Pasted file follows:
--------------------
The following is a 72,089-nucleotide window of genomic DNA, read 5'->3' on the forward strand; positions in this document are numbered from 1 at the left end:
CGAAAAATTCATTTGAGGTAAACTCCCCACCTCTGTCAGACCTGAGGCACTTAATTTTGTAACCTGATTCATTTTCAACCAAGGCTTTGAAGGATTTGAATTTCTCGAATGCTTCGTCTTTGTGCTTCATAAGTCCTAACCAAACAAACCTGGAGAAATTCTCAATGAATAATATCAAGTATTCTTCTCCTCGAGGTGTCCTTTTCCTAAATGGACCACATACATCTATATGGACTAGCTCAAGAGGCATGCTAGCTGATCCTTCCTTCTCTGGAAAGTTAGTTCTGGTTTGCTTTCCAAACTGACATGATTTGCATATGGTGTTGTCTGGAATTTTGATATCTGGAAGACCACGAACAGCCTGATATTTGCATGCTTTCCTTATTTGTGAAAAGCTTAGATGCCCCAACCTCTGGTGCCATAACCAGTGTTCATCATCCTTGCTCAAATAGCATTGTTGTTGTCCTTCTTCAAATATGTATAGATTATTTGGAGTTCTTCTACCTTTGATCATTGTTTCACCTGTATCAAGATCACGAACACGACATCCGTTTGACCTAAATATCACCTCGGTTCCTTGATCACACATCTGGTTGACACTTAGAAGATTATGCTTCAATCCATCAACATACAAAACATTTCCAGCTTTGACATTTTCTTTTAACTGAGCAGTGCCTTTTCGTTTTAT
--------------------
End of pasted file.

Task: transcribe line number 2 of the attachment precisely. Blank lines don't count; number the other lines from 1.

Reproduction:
CGAAAAATTCATTTGAGGTAAACTCCCCACCTCTGTCAGACCTGAGGCACTTAATTTTGTAACCTGATTCATTTTCAACCAAGGCTTTGAAGGATTTGAATTTCTCGAATGCTTCGTCTTTGTGCTTCATAAGTCCTAACCAAACAAACCTGGAGAAATTCTCAATGAATAATATCAAGTATTCTTCTCCTCGAGGTGTCCTTTTCCTAAATGGACCACATACATCTATATGGACTAGCTCAAGAGGCATGCTAGCTGATCCTTCCTTCTCTGGAAAGTTAGTTCTGGTTTGCTTTCCAAACTGACATGATTTGCATATGGTGTTGTCTGGAATTTTGATATCTGGAAGACCACGAACAGCCTGATATTTGCATGCTTTCCTTATTTGTGAAAAGCTTAGATGCCCCAACCTCTGGTGCCATAACCAGTGTTCATCATCCTTGCTCAAATAGCATTGTTGTTGTCCTTCTTCAAATATGTATAGATTATTTGGAGTTCTTCTACCTTTGATCATTGTTTCACCTGTATCAAGATCACGAACACGACATCCGTTTGACCTAAATATCACCTCGGTTCCTTGATCACACATCTGGTTGACACTTAGAAGATTATGCTTCAATCCATCAACATACAAAACATTTCCAGCTTTGACATTTTCTTTTAACTGAGCAGTGCCTTTTCGTTTTAT